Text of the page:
A hundred bucks says the newly formed Motion Picture Association of American (MPAA) slapped a ‘G’ on this unexpectedly bleak and violent film in 1970, sight unseen, probably assuming it was simply more of what they’d seen in the original, which also garnered a surprisingly lenient ‘G’ rating. They must have thought the kids were going to love Chambers’ makeup. And rightfully so.
Escape from the Planet of the Apes (1971)
In a Hollywood of diminishing budgets and lack of franchise maintenance, thank God for time travel and a story highlighting only three apes. With Escape, Cornelius and Zira manage to escape their exploding planet and travel back in time to early Seventies Los Angeles to enjoy SoCal’s trappings of “The Me Decade.” (The story actually served as an inspiration for 1986’s Star Trek IV: The Voyage Home, where the crew of the Enterprise is doing much of the same in Eighties San Francisco.)
The apes’ adventures find them enjoying a modern fashion upgrade, charity luncheons with L.A. power wives, boxing matches, the Los Angeles Zoo and lots of red wine (or “Grape Juice Plus,” as Zira refers to it). The most pleasure and kindness they experience comes courtesy of a traveling circus owner (Ricardo Montalban), who manages to secretly save their infant chimp Caesar when everything begins to go wrong.
Oh, and if you’re unhappy with my use of the superlative adjective “funnest,” talk to my editor and try to remember that I’m talking about the Planet of the Apes films!
Conquest of the Planet of the Apes (1973)
Incorporating none-too-subtle references to the incendiary racial conflicts of the time (have they ever really subsided?), Conquest follows Roddy McDowell’s adult Caesar (that’s right, he plays his own son!) inciting an ape revolution in a police state that sees dark-faced gorillas and chimps serving as virtual slaves to a city of well-coiffed white humans. The film’s climactic insurrection contains the best simian thesping in the series when McDowell’s adult Caesar throws fuel on the fire as he declares the future of apekind to his defeated former masters:
“Where there is fire, there is smoke. And in that smoke, from this day forward, my people will crouch and consider and plot and plan for the inevitable day of man’s downfall,” he growls. “And then, I will lead my people from their captivity…and that day is upon you now!”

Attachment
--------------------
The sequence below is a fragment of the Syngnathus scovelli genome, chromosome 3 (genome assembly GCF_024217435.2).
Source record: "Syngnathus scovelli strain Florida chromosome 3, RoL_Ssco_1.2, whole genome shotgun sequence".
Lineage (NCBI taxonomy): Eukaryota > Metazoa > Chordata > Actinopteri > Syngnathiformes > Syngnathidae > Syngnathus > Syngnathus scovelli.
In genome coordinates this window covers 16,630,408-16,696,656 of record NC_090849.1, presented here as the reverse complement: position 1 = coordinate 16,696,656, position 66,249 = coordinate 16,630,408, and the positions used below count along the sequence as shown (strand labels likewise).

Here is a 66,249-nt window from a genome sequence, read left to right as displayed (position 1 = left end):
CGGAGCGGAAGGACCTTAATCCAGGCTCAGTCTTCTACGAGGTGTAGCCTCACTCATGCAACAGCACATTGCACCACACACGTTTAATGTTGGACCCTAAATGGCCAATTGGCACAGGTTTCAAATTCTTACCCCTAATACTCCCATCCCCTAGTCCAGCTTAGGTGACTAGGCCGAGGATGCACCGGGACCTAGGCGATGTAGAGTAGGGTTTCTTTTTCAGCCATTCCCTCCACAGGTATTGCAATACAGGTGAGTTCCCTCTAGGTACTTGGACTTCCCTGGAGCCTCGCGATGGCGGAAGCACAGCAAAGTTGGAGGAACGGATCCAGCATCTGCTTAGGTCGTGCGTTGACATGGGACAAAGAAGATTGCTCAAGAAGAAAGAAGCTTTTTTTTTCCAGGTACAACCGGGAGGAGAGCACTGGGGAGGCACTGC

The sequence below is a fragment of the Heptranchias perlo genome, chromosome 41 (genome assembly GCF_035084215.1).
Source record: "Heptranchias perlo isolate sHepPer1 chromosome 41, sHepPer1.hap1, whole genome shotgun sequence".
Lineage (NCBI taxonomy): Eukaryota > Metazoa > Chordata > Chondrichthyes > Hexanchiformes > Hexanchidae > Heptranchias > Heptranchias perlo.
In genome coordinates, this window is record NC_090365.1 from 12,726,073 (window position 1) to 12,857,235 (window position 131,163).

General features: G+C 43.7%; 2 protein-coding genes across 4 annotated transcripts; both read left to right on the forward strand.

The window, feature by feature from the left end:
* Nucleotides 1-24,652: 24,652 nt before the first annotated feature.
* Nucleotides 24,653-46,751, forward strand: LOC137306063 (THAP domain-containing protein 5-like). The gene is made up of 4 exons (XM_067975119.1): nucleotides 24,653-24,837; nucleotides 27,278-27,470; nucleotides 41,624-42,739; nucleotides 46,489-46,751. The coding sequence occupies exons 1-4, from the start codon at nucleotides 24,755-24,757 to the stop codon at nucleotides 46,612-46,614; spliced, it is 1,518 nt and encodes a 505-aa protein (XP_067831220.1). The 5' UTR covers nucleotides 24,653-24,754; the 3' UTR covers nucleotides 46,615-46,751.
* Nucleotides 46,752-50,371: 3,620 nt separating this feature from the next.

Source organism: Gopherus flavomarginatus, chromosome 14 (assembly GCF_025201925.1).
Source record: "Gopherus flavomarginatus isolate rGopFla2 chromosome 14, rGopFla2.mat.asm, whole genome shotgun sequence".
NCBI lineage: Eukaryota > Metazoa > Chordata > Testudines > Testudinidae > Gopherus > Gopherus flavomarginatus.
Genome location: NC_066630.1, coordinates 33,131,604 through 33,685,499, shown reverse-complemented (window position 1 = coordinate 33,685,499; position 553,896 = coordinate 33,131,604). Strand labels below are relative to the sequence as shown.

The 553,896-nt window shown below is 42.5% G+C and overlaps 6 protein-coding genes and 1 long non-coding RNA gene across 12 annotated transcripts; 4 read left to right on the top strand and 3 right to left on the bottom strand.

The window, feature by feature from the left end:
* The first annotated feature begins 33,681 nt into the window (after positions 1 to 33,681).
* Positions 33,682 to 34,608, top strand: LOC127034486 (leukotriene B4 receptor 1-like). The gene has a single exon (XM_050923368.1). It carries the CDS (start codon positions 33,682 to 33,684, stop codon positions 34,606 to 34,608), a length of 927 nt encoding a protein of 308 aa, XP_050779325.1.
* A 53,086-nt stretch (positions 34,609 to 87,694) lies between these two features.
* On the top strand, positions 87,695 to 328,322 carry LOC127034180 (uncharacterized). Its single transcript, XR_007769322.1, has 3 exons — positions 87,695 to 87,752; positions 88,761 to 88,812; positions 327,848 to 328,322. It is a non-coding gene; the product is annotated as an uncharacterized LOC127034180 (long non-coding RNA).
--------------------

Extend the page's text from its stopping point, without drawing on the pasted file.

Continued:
Burn, baby, burn!
Battle for the Planet of the Apes (1973)
Simply awful. This unimaginatively scripted tale of a victorious Caesar attempting to create a land where apes and humans can live alongside each other in peace was doomed from the moment its budget was cut to even less than that of the previous inexpensive Apes outing (a reported $1.7 million versus Conquest’s $1.8 million). Filmed primarily on the Fox Movie Ranch with very little in the way of set dressing and production values (a couple of treehouses, a nuked-out city backdrop, subgrade Mad Max-ish marauders and weaponry and a lot of bad mass-produced ape masks for the supporting cast and extras), the story never really gets going and is sidelined by a tragedy befalling Caesar’s young son.
The best Battle has to offer is a wraparound featuring John Huston as “The Lawgiver.” Huston’s trademark thick drawl has gravitas to spare—even if the man himself is cosmeticized and costumed as an outsized orangutan.
Battle for the Planet of the Apes was one of the last projects produced by Apes visionary Arthur P. Jacobs, producer of all five films, who died suddenly of a heart attack in 1973 at the age of 51, less than two weeks after the final entry was released to a poor critical and commercial reception.
But the end of the first Apes cycle marked the birth of another one—TV’s first Planet of the Apes series in 1974. A handful of adaptations over the past 30 years have led to the latest incarnation, a trio of big-budget box office hits from the past decade that include Rise of the Planet of the Apes (2011), Dawn of the Planet of the Apes (2014) and War for the Planet of the Apes (2017). And the word is that a fourth entry is on the way and due in 2022, bringing the number of films in the Apes franchise up to ten.
Count me in for a binge festival when the quartet appears en masse on HBO Max or another streamer. Bananas, right?
Laurence Lerman is a film journalist, former editor of Video Business--Variety's DVD trade publication--and husband to The Insider's own Gwen Cooper. Over the course of his career he has conducted one-on-one interviews with just about every major director working today, including Martin Scorsese, Quentin Tarantino, Clint Eastwood, Kathryn Bigelow, Ridley Scott, Walter Hill, Spike Lee, and Werner Herzog, among numerous others. Once James Cameron specifically requested an interview with Laurence by name, which his wife still likes to brag about. Most recently, he is the co-founder and editor-in-chief of the online review site DiscDish.com.